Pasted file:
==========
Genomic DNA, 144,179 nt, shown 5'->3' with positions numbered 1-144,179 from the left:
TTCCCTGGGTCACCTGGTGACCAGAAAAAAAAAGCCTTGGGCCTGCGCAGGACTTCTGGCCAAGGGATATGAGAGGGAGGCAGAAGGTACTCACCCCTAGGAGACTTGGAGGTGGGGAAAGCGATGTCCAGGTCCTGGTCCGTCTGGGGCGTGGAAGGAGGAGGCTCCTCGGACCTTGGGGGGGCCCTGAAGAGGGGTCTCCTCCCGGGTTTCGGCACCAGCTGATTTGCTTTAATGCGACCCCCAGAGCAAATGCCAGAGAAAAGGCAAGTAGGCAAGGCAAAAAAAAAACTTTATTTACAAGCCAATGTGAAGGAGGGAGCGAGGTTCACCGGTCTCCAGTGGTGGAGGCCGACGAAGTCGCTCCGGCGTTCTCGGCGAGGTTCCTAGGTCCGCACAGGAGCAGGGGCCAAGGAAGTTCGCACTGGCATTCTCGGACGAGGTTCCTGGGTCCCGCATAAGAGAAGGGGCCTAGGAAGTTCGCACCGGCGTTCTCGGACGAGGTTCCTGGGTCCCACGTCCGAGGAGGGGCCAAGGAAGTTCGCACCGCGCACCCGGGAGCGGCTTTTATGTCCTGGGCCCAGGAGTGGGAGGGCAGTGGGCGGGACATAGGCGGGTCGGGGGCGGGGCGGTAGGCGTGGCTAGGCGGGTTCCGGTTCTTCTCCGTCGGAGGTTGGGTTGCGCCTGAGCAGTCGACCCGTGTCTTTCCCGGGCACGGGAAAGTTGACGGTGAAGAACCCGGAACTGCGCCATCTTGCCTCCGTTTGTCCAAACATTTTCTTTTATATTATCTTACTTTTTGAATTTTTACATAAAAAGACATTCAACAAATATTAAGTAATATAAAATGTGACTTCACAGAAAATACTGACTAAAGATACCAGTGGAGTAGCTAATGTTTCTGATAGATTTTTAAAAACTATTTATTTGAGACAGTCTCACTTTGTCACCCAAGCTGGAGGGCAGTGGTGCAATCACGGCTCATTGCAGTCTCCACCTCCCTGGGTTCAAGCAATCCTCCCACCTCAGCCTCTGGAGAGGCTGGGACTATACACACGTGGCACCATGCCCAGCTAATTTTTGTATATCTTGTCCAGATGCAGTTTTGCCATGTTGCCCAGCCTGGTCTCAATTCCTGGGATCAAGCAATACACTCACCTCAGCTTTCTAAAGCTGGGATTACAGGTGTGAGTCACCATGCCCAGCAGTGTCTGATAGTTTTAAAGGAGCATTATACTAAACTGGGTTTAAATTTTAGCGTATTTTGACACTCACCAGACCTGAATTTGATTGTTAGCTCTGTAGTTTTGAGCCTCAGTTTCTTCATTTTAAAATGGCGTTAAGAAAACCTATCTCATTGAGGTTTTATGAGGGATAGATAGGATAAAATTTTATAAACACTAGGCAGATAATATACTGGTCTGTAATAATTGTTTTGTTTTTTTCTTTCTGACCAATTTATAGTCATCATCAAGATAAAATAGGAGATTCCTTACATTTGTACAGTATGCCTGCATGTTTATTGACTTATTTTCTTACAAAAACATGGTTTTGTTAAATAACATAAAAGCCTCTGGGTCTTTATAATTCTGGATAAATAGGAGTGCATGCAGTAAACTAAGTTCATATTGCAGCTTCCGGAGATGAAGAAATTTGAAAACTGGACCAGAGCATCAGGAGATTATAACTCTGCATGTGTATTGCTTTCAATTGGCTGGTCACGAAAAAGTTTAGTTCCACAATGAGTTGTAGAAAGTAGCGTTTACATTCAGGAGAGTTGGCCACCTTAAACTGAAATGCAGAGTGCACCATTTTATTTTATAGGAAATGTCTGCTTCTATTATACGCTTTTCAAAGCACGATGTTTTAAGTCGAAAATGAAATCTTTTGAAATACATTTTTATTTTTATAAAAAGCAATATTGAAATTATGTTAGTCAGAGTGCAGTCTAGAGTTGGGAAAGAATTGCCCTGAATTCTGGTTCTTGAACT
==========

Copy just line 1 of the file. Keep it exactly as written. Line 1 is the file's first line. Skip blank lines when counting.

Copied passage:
Genomic DNA, 144,179 nt, shown 5'->3' with positions numbered 1-144,179 from the left: